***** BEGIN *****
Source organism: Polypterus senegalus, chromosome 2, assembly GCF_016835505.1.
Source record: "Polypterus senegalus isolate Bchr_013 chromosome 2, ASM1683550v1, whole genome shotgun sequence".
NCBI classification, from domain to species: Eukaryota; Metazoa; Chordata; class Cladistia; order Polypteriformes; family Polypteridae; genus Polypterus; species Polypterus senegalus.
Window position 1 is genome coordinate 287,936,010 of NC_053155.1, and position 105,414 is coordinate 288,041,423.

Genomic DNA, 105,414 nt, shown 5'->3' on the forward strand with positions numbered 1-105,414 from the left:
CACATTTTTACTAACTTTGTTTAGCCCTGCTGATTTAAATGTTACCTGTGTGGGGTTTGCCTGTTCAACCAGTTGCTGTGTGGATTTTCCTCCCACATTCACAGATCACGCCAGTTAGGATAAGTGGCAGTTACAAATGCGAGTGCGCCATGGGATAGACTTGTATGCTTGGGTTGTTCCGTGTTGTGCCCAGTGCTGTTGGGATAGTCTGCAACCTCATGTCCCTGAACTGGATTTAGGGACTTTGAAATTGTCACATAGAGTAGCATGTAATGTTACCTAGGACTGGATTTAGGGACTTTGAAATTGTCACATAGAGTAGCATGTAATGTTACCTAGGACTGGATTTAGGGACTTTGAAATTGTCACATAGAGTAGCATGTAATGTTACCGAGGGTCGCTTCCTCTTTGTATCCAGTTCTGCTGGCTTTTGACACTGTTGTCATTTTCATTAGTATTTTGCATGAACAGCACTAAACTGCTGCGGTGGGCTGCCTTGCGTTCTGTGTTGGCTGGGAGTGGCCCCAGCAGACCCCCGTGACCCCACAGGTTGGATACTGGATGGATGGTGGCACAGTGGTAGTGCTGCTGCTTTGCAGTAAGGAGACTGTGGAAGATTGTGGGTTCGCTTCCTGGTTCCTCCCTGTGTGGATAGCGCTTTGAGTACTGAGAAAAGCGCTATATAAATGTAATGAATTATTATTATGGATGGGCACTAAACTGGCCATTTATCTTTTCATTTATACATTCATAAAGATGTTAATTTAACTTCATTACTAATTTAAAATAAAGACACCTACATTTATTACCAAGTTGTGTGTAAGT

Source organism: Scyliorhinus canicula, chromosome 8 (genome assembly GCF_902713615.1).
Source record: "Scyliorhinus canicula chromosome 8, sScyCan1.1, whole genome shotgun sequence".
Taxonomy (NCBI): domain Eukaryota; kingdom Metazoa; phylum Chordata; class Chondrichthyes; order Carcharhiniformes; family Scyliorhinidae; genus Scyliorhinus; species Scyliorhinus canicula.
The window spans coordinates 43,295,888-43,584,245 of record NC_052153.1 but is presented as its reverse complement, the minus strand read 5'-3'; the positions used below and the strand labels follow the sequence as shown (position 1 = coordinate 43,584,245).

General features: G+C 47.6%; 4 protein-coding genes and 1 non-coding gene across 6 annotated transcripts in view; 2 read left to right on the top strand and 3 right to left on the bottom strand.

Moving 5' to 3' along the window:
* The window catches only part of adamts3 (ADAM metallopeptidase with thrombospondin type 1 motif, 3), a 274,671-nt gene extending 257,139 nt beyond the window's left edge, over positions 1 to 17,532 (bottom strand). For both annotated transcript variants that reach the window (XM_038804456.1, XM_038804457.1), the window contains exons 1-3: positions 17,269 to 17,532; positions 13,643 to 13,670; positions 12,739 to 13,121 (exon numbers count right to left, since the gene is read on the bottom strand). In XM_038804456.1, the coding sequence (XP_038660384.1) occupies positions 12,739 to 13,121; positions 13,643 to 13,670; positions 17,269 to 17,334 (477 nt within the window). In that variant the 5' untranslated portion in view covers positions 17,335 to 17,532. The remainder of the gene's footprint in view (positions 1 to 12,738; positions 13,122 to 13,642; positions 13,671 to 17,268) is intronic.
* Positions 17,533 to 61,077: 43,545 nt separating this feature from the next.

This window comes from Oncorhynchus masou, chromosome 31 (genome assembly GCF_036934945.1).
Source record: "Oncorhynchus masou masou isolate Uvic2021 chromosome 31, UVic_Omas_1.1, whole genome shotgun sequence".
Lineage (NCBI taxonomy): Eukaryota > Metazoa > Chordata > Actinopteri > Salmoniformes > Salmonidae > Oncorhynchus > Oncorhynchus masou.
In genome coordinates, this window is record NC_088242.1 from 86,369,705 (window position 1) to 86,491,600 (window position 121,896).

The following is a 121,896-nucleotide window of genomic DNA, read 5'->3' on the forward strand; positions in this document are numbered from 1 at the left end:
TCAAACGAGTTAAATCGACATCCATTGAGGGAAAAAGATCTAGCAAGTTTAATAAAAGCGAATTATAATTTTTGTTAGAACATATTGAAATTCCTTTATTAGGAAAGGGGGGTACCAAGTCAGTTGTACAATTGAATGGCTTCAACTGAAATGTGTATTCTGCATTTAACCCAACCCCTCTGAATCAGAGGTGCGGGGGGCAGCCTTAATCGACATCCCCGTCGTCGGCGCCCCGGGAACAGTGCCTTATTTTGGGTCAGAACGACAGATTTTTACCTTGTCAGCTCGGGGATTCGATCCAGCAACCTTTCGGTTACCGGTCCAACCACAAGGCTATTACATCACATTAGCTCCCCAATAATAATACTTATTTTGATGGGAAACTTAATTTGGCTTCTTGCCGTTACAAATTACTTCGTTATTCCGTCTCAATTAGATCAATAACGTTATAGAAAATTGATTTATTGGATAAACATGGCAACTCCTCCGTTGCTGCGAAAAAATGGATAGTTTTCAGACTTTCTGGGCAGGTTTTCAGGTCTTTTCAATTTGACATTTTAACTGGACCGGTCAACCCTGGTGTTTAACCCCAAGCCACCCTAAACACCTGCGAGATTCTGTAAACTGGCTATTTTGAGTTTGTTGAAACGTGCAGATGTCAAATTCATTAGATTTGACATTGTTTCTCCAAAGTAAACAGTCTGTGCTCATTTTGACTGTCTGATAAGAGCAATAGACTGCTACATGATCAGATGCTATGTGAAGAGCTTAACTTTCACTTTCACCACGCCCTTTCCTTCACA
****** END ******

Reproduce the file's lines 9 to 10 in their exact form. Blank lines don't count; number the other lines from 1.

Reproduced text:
Taxonomy (NCBI): domain Eukaryota; kingdom Metazoa; phylum Chordata; class Chondrichthyes; order Carcharhiniformes; family Scyliorhinidae; genus Scyliorhinus; species Scyliorhinus canicula.
The window spans coordinates 43,295,888-43,584,245 of record NC_052153.1 but is presented as its reverse complement, the minus strand read 5'-3'; the positions used below and the strand labels follow the sequence as shown (position 1 = coordinate 43,584,245).